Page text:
PDA

View Full Version : Food and Children



Stumblinman
07-28-2013, 05:38 AM
I made some pork steam buns tonight and couldn't for the life of me get my son to taste them.
For the record, he doesn't live with me regularly but I keep feeling like I let him down.
He's a fast food kid from his mother. I tell him he's eating beaks and feet for nuggets (lol my own revenge)
I was just wondering if any one out there had a procedure to allow fast food kids to eat real food.
I had my son tell me ewwww it looks nasty and there's green stuff in it.

DevinT
07-28-2013, 05:50 AM
Try letting him help with the cooking if possible. Take him shopping and let him pick out things that he would be willing to try.

Good luck

Hoss

stereo.pete
07-28-2013, 09:01 AM
Butter noodle babies are what I call them. No kids of my own but my nephew won't eat anything but chicken nuggets, buttered noodles and french fries, it is so aggravating to me. I grew up with a rule in the house, that rule was you have to try it, if you don't like it fine, but you have to try it at least once.

tk59
07-28-2013, 09:11 AM
I would make fast food unavailable. When people are hungry enough, they will eat almost anything. Otherwise, you might be screwed. Good luck!

Mingooch
07-28-2013, 10:32 AM
go for healthier kid friendly foods, fresh pasta and meatballs is one I use. I also take grilled chicken, with cheese and broccoli and wrap it in cressant roll dough, bake it and my daughter loves it.

Mrmnms
07-28-2013, 10:32 AM
I remove or eliminate any signs of green herbs and spices from the exterior of food that I serve my middle daughter. I also give her some option so she feels she has some power. Also, heavy grill or char marks are a no no for my little kids. We grow our own vegetables, they pick their own and will eat peppers, cukes, carrots and string bean raw, like an apple.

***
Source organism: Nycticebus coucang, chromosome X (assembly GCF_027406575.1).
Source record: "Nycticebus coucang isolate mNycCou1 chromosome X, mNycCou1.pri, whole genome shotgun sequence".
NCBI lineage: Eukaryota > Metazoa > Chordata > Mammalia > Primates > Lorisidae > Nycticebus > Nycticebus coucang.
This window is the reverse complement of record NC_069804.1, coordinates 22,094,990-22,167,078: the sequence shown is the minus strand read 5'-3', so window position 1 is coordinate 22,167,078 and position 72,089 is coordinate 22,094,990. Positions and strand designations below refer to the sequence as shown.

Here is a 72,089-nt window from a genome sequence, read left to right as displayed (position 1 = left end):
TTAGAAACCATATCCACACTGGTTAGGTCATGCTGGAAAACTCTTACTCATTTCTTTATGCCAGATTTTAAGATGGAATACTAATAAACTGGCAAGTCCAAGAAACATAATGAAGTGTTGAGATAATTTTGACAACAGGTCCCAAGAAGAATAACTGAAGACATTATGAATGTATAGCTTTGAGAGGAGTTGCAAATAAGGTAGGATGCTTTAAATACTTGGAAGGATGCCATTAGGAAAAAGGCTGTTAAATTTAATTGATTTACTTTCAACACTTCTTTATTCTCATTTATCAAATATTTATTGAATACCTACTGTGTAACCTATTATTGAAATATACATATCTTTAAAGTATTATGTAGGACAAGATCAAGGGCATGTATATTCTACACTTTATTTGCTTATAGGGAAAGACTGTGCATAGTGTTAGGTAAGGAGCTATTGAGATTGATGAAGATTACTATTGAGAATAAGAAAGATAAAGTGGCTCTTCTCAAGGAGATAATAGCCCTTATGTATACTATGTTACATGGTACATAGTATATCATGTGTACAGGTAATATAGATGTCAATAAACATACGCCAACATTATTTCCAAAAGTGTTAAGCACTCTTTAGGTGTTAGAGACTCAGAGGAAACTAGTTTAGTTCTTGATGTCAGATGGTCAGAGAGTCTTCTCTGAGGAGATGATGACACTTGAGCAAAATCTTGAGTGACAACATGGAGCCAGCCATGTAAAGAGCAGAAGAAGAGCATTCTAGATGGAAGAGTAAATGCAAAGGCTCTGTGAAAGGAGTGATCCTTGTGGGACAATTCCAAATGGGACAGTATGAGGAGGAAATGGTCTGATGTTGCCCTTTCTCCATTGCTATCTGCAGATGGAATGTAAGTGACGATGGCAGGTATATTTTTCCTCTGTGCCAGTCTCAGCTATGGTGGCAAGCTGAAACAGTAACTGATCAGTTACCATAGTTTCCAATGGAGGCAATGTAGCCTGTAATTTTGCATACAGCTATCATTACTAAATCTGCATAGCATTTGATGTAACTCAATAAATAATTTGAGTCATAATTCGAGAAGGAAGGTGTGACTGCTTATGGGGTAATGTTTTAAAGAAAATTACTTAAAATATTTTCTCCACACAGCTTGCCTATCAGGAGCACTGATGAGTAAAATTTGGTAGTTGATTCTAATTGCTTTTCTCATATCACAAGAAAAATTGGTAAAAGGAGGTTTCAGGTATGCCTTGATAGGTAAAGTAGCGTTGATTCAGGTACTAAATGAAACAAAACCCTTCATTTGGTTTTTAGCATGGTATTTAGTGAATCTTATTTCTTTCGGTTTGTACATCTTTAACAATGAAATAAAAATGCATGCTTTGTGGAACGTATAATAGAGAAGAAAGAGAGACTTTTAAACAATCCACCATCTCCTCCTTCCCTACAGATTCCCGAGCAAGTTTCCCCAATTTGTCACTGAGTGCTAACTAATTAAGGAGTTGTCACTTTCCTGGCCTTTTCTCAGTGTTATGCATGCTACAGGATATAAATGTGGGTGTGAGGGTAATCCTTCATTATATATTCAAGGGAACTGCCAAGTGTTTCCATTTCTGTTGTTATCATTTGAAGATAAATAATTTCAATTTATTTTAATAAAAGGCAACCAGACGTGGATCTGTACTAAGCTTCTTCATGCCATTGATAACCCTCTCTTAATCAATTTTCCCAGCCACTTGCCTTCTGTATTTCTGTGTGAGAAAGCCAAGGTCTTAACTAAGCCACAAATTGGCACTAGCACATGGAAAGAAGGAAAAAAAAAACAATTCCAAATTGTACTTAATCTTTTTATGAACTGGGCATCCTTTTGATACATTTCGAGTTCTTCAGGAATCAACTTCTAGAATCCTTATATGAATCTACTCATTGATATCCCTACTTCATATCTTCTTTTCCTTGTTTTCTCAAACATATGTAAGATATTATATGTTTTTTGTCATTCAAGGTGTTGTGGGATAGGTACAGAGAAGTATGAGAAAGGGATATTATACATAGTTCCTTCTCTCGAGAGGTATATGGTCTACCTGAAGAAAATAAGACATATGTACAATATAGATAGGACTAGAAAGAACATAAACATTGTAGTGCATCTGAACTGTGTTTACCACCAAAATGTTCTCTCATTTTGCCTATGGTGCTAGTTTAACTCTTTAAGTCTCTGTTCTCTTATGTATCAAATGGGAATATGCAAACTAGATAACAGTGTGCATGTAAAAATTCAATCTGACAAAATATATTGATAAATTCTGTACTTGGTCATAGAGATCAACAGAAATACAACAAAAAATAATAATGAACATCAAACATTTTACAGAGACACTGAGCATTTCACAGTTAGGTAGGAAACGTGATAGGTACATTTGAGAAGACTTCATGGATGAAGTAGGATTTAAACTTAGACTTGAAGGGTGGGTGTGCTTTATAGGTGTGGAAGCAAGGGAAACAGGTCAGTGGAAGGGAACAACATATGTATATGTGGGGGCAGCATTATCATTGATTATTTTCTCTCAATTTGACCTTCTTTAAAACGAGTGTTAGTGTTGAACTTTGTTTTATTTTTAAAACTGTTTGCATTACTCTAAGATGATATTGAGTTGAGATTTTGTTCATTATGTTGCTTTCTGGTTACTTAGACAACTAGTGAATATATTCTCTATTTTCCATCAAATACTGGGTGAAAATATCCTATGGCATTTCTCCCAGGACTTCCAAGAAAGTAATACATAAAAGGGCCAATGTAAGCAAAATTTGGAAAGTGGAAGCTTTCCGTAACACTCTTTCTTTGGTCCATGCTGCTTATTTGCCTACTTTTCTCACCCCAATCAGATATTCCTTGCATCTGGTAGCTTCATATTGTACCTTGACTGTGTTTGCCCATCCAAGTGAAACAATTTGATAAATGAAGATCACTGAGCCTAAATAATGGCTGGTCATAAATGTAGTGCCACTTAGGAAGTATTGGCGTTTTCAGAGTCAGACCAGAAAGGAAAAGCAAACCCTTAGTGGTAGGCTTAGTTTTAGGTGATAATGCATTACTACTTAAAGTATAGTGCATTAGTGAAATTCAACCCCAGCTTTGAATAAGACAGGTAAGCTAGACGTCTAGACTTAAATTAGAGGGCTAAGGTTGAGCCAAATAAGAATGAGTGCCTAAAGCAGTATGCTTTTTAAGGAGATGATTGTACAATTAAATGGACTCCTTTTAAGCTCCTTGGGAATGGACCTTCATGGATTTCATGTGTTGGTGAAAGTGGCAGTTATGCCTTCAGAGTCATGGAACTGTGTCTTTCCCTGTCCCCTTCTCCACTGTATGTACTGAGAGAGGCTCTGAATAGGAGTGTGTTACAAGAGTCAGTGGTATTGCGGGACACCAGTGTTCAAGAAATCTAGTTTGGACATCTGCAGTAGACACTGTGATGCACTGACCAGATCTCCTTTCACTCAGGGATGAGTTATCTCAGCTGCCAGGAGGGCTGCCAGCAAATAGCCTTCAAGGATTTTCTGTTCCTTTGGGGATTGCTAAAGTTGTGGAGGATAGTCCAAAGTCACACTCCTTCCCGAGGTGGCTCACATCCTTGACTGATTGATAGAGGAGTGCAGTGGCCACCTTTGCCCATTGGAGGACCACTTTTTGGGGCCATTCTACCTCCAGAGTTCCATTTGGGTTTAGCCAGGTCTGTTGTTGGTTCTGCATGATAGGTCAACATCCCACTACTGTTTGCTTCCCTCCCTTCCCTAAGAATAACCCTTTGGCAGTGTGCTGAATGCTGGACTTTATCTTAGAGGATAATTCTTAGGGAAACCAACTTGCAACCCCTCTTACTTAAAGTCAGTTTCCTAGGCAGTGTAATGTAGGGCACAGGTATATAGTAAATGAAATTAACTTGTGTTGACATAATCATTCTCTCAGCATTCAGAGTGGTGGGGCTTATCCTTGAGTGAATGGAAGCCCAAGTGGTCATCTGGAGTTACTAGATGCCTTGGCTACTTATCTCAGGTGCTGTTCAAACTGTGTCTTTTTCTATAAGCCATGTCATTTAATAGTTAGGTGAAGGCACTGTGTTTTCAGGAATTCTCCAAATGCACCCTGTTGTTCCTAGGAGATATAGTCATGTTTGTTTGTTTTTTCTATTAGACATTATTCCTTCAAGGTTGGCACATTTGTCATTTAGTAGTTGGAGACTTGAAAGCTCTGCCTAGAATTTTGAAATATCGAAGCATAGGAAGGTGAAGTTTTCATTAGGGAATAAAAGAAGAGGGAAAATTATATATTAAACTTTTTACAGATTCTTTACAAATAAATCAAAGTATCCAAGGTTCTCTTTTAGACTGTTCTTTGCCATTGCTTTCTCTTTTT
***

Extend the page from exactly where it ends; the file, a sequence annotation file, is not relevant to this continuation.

Mucho Bocho
07-28-2013, 10:45 AM
Devon is right on, in my experience. I have seven and eight YO girls. They eat everything. The ask for Sushi, but "no rice daddy." Makes me laugh. Sure mine have their hangups but my technique is vary their diet. The other day my girls said Daddy, it doesn't taste like you put anchovie in the spaghetti sauce? I said "sorry didn't have time," Daddy, can you put them on top anyway? No joke

Just beat them into submission is what I do. Also, hunger is very strong motivation. I would not hide greens or gimmick. Whats going to happen once the magic show is over. They will feel cheated. Celebrate food, thats what we do in my house hold. Jowls to soup, spicy and all. It also helps that they're pretty good garners and look forward to planting and harvesting crops too.

stereo.pete
07-28-2013, 01:27 PM
Devon is right on, in my experience. I have seven and eight YO girls. They eat everything. The ask for Sushi, but "no rice daddy." Makes me laugh. Sure mine have their hangups but my technique is vary their diet. The other day my girls said Daddy, it doesn't taste like you put anchovie in the spaghetti sauce? I said "sorry didn't have time," Daddy, can you put them on top anyway? No joke

Just beat them into submission is what I do. Also, hunger is very strong motivation. I would not hide greens or gimmick. Whats going to happen once the magic show is over. They will feel cheated. Celebrate food, thats what we do in my house hold. Jowls to soup, spicy and all. It also helps that they're pretty good garners and look forward to planting and harvesting crops too.

This guy +1

mr drinky
07-28-2013, 08:40 PM